Prime Ministers who had the shortest stays in 10 Downing Street since the Second World War- including Boris Johnson
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Liz Truss has left her role as the nation’s Prime Minister after just 44 days. The mini-budget she and her former chancellor Kwasi Kwarteng laid out has been almost completely reversed, and the Prime Minister has since dismissed Kwarteng and replaced him with Jeremy Hunt.
Many of Liz Truss’ predecessors have endured short stays in the hot seat, but with pressure already starting to build it appears she has a good chance of picking up the unwanted title of the PM with the shortest tenure since the Second World War.
Here are the five Prime Ministers since the end of the war who resided in 10 Downing Street for the shortest time- including the man Liz Truss replaced earlier this year.
5 Theresa May - 3 years and 12 days
Theresa May found herself in Number 10 following the resignation of David Cameron in the aftermath of the Brexit referendum result. May led the Conservatives to a narrow victory in the 2017 General Election and stepped aside following mounting pressure on her position in the summer of 2019.
4 Boris Johnson - 2 years and 362 days
Prime Minister through the biggest health crisis to hit the UK in a century, Johnson was PM for just shy of three years. He replaced May as PM in 2019 and won a landslide victory against Jeremy Corbyn in December, winning seats back from Labour that had been nothing other than red for decades.
His resignation paved the way for Liz Truss to replace him in the late summer of 2022.
3 Gordon Brown - 2 years and 319 days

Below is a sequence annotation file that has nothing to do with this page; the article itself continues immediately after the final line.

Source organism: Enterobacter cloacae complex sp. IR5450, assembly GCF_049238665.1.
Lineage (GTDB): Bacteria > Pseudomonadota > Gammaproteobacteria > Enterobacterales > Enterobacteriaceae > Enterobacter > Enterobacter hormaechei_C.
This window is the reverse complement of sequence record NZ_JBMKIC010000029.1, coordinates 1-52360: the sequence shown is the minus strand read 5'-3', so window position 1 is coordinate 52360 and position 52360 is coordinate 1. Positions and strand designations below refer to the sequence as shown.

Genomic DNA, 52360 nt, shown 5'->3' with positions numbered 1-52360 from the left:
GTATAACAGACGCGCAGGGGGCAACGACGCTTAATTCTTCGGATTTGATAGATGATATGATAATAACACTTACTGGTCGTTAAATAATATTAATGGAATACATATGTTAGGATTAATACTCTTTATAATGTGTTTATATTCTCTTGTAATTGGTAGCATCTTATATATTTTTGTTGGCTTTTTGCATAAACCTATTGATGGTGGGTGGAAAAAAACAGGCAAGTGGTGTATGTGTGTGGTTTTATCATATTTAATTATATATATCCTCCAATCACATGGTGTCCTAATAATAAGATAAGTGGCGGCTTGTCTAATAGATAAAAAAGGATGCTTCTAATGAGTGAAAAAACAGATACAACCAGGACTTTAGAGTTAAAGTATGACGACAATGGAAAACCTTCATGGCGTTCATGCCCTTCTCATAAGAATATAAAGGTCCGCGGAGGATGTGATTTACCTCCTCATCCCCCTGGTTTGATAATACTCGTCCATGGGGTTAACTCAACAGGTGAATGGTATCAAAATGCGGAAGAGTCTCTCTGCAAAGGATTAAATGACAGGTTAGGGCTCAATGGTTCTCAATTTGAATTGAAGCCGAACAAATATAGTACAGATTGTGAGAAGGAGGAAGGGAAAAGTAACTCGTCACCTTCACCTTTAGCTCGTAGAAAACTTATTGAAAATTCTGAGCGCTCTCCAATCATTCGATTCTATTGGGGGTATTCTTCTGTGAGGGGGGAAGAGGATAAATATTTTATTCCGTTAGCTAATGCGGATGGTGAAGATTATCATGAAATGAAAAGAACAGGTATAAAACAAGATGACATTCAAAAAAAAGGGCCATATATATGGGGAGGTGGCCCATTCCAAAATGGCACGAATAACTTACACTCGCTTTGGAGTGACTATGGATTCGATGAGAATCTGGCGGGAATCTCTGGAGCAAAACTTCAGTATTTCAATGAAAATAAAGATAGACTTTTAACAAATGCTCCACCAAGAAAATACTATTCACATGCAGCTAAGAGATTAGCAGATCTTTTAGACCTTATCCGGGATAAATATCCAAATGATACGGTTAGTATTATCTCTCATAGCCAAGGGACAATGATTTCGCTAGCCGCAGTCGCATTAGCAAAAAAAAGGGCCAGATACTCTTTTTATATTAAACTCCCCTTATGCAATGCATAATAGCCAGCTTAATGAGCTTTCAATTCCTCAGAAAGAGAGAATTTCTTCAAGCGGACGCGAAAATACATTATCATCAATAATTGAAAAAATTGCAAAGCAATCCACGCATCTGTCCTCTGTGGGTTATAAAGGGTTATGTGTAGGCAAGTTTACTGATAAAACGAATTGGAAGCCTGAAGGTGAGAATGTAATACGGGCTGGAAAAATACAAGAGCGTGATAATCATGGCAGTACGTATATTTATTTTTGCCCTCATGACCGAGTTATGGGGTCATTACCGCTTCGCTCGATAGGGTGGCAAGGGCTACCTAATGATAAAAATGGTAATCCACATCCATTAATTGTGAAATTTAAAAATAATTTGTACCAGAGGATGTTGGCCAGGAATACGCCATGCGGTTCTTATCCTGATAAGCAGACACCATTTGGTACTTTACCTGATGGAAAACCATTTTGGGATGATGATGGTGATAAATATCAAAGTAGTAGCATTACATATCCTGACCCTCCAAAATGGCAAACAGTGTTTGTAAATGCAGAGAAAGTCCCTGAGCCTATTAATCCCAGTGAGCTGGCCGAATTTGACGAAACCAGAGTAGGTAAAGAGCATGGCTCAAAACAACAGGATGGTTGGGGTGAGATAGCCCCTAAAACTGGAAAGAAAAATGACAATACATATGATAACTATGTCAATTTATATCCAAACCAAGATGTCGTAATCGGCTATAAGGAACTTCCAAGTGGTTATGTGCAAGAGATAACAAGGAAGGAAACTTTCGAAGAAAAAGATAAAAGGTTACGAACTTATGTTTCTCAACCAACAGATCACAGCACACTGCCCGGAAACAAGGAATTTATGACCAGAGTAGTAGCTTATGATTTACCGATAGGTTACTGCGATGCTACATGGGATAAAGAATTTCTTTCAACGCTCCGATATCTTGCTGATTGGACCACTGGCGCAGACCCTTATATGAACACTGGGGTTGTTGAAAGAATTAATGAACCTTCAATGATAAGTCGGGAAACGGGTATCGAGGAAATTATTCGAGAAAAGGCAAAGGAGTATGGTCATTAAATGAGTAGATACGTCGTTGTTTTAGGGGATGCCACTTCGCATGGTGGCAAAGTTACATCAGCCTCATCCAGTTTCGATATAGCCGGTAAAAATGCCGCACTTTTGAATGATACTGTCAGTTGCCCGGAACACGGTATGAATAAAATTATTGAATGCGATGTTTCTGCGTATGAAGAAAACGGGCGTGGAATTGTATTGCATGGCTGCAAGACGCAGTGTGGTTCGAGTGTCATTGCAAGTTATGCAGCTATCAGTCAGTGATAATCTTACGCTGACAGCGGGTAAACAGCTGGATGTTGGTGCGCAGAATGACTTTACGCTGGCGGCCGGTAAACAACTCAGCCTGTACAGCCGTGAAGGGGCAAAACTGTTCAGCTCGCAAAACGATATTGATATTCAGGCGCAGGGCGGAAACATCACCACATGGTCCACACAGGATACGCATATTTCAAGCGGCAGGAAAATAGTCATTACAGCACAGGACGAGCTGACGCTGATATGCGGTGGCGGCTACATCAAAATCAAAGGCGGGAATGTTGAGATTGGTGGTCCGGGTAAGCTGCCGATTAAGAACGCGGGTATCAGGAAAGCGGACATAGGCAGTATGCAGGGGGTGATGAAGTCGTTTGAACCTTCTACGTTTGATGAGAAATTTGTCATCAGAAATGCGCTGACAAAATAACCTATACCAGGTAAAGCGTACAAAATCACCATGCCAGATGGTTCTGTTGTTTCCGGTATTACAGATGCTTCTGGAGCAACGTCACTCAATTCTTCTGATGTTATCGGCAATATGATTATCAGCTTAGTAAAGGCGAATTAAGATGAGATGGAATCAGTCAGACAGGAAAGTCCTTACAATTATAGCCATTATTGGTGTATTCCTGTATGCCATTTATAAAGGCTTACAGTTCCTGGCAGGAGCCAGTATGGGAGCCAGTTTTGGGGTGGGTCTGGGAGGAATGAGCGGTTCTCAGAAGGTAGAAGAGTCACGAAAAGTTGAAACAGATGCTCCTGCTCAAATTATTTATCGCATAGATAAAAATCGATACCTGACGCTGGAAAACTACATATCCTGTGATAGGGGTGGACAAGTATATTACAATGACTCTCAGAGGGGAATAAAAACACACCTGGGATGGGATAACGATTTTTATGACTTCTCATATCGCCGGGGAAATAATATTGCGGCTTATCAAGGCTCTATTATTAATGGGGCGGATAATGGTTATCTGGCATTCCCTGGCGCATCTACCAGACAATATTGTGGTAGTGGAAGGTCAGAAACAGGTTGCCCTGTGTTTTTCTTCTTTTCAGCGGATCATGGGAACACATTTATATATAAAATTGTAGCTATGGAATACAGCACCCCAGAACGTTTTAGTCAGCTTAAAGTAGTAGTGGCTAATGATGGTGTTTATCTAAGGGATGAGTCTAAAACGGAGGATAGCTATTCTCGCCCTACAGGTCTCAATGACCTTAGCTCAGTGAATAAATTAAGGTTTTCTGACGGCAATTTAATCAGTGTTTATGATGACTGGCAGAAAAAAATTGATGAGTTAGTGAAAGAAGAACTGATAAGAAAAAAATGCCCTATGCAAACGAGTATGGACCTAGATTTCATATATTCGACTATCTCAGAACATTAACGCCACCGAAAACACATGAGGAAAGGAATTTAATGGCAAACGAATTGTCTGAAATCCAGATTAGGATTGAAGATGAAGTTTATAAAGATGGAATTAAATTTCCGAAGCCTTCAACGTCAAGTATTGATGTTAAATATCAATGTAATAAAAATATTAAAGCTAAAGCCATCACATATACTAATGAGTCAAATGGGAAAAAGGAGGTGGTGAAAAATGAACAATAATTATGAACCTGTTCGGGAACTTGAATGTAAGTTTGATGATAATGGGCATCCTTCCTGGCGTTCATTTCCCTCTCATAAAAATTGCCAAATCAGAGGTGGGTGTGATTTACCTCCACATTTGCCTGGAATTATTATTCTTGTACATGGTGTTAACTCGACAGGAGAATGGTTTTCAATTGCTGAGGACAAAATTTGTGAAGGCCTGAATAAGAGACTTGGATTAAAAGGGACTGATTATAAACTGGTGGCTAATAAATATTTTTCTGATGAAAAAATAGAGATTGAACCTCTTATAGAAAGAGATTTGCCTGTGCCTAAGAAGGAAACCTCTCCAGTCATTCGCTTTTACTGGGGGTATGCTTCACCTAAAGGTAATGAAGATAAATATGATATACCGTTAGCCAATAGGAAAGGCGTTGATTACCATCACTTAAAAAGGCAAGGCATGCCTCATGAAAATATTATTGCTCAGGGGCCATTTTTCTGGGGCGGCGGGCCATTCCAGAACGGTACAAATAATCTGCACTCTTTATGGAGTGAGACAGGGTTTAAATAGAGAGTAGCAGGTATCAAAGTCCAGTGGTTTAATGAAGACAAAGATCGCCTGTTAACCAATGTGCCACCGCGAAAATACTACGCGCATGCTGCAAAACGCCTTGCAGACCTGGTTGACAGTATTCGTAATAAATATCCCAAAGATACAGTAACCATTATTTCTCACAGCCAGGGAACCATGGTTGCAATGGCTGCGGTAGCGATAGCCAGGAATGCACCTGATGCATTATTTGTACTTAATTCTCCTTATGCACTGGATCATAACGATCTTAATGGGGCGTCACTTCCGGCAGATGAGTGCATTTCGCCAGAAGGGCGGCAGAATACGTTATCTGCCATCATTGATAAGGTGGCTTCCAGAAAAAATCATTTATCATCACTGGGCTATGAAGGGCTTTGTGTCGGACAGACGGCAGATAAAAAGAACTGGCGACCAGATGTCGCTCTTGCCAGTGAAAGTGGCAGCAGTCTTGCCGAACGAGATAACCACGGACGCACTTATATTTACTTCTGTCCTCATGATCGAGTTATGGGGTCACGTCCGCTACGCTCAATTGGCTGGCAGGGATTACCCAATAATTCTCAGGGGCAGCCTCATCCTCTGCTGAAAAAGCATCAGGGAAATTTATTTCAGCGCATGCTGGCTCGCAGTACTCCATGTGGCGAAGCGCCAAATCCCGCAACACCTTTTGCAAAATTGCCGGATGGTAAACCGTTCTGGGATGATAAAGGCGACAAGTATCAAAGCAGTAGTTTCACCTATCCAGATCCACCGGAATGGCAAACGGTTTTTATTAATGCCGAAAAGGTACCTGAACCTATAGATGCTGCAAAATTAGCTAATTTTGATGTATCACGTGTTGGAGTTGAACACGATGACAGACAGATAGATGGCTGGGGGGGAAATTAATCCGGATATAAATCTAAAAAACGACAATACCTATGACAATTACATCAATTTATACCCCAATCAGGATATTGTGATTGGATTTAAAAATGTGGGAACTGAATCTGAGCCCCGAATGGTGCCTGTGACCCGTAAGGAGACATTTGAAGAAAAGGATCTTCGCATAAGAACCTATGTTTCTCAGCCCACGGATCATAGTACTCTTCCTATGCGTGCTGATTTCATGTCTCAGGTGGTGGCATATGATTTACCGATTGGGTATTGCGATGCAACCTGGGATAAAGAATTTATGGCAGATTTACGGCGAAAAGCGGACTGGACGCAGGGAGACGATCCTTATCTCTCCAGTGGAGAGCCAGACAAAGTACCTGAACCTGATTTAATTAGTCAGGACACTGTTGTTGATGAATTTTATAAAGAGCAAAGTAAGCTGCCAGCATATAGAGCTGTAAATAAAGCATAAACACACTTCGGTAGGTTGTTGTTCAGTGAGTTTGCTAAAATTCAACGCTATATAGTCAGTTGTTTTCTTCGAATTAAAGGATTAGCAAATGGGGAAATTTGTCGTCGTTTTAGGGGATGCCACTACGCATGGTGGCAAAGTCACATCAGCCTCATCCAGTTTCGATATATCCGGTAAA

The last Labour Prime Minister, Brown stepped up when Tony Blair resigned back in 2007. Previously Blair’s chancellor, Brown led Labour into the 2010 General Election the result of which was a hung parliament.
When Labour and the Liberal Democrats failed to form a coalition government, Brown asked Queen Elizabeth II to dissolve the government. Conservative Party leader David Cameron was invited to form a government which he did with the Lib Dems. Brown resigned shortly after as Labour leader.
2 Anthony Eden- 1 year and 279 days
Following in the footsteps of Winston Churchill, it can be argued that Anthony Eden had the biggest shoes any incoming Prime Minister had to fill.
Less than a year into his premiership, his opinion poll approval ratings had fallen from 70 per cent to around 40 per cent and his failings as Prime Minister were increasingly the talk of Whitehall and the press. Tired, stressed, overworked and in desperate need of a holiday, he became increasingly ill after a series of abdominal operations in 1953.
His handling of the Suez Canal crisis in 1956 proved to be his downfall and in January 1957, he resigned less than two years into his term.
1 Alec Douglas-Home- 363 days
The only post-war Prime Minister to fail to reach one full year as leader of the country is Conservative Alec Douglas-Home. During his short term as PM, President John F Kennedy was assassinated- meaning that he had official lines of communication with not one but two Presidents following the swearing in of Lyndon B Johnson.
Up against popular Labour leader Harold Wilson, Douglas-Home was defeated in the 1964 election. From 1970 to 1974 he served as Foreign Secretary in Edward Heath’s government.